Virtual currency company settles with feds and ends investigation 

Ripple Labs Inc. has agreed to pay federal authorities $700,000 and abide by federal laws in an agreement that ends a criminal investigation into neglecting money-laundering protections, according to the U.S. Attorney’s Office. - RIPPLE LABS INC.
  • Ripple Labs Inc.
  • Ripple Labs Inc. has agreed to pay federal authorities $700,000 and abide by federal laws in an agreement that ends a criminal investigation into neglecting money-laundering protections, according to the U.S. Attorney’s Office.
A bitcoinlike virtual currency company based in San Francisco has agreed to pay federal authorities $700,000 and abide by federal laws in an agreement that ends a criminal investigation into neglecting money-laundering protections, according to the U.S. Attorney’s Office.

Ripple Labs Inc., which runs the second-largest virtual currency system in terms of market capitalization, also agreed to cooperate with other ongoing federal investigations.

The joint investigation was looking into actions by Ripple and an unregistered Ripple subsidiary that sold a virtual currency called XRP — $1.3 million in 2013 alone.

According to prosecutors, Ripple didn’t follow rules that ensure compliance with anti-money-laundering laws. The U.S. Attorney’s Office gave an example from 2013 to show how these failed protocols allowed a $250,000 transaction with a person who had been sentenced to prison and had been convicted of dealing in explosives. This lapse was a failure by Ripple, the federal authorities noted, to pay attention to its own “know your customer” rules.

“Federal laws that regulate the reporting of financial transactions are in place to detect and stop illegal activities, including those in the virtual currency area,” said Richard Weber, an IRS criminal investigator who was part of the investigation along with the U.S. Attorney’s Office’s investigations unit.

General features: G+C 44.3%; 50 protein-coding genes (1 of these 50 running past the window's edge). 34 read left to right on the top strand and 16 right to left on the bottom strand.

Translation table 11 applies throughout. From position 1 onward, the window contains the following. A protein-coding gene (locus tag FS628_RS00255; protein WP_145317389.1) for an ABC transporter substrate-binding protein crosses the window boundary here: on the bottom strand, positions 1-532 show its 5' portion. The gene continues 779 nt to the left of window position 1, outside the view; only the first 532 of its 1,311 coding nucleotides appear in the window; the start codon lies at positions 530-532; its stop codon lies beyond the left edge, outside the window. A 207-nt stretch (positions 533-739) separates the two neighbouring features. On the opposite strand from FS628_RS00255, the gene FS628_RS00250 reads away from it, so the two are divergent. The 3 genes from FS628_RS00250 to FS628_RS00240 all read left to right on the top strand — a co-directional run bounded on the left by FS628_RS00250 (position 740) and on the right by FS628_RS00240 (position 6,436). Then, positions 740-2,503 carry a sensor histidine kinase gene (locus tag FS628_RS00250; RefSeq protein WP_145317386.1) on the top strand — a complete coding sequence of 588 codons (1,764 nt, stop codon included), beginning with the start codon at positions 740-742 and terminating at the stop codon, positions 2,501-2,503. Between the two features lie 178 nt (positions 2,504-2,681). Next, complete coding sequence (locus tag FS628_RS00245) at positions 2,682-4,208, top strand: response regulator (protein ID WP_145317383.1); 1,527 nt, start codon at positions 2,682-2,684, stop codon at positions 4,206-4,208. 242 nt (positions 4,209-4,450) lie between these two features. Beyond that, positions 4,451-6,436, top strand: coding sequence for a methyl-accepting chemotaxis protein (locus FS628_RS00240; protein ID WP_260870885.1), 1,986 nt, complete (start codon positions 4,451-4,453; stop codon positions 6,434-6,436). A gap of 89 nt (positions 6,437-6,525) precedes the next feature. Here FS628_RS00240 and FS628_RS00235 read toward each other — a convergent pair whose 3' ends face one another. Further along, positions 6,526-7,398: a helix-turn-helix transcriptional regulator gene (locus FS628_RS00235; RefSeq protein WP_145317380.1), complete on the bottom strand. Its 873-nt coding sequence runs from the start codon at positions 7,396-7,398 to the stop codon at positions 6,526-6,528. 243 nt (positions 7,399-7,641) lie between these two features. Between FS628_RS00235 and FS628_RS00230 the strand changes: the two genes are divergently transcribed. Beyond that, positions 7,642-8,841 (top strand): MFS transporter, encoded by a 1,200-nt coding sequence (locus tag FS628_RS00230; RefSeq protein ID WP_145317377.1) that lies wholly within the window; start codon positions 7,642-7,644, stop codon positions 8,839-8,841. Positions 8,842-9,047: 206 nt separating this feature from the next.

“Unregulated, virtual currency opens the door for criminals to anonymously conduct illegal activities online, eroding our financial systems and creating a Wild West environment where following the law is a choice rather than a requirement.”

Ripple said in a statement the company has taken serious steps to rectify their transgressions, but argues it never intentionally broke the law.

“We have not willfully engaged in criminal activity, nor has the company been prosecuted,” a company statement said. “Ripple Labs has cooperated extensively with the government during its investigation and has taken a number of important steps over the years to build and strengthen our compliance programs.”

According to the company’s website, Ripple interconnects the world’s financial systems for secure real-time transfers of funds. Ripple and the like, Ripple CEO Chris Larsen said on the company’s website, “take out the middlemen, take out the intermediaries, and give people direct control of information.”

“The way we send money today is as out-of-date as sending telegrams instead of email,” Larsen said. “Recently we sent a wire to Canada — it took eight days and cost a fortune. So much money is chewed up on payments, currency conversions, and middlemen.”

The San Francisco-based startup is funded by Google Ventures, The Bitcoin Opportunity Fund and Vast Ventures among others. The company was founded in 2012.

Unlike bitcoin, Ripple runs a virtual ledger for financial exchanges online that trades electronic dollars and other currency, including XRP.

About The Author

Jonah Owen Lamb

Jonah Owen Lamb

Bio:
Born and raised on a houseboat in Sausalito, Lamb has written for newspapers in New York City, Utah and the San Joaquin Valley. He was most recently an editor at the San Luis Obispo Tribune for nearly three years. He has written for The S.F. Examiner since 2013 and covers criminal justice and planning.
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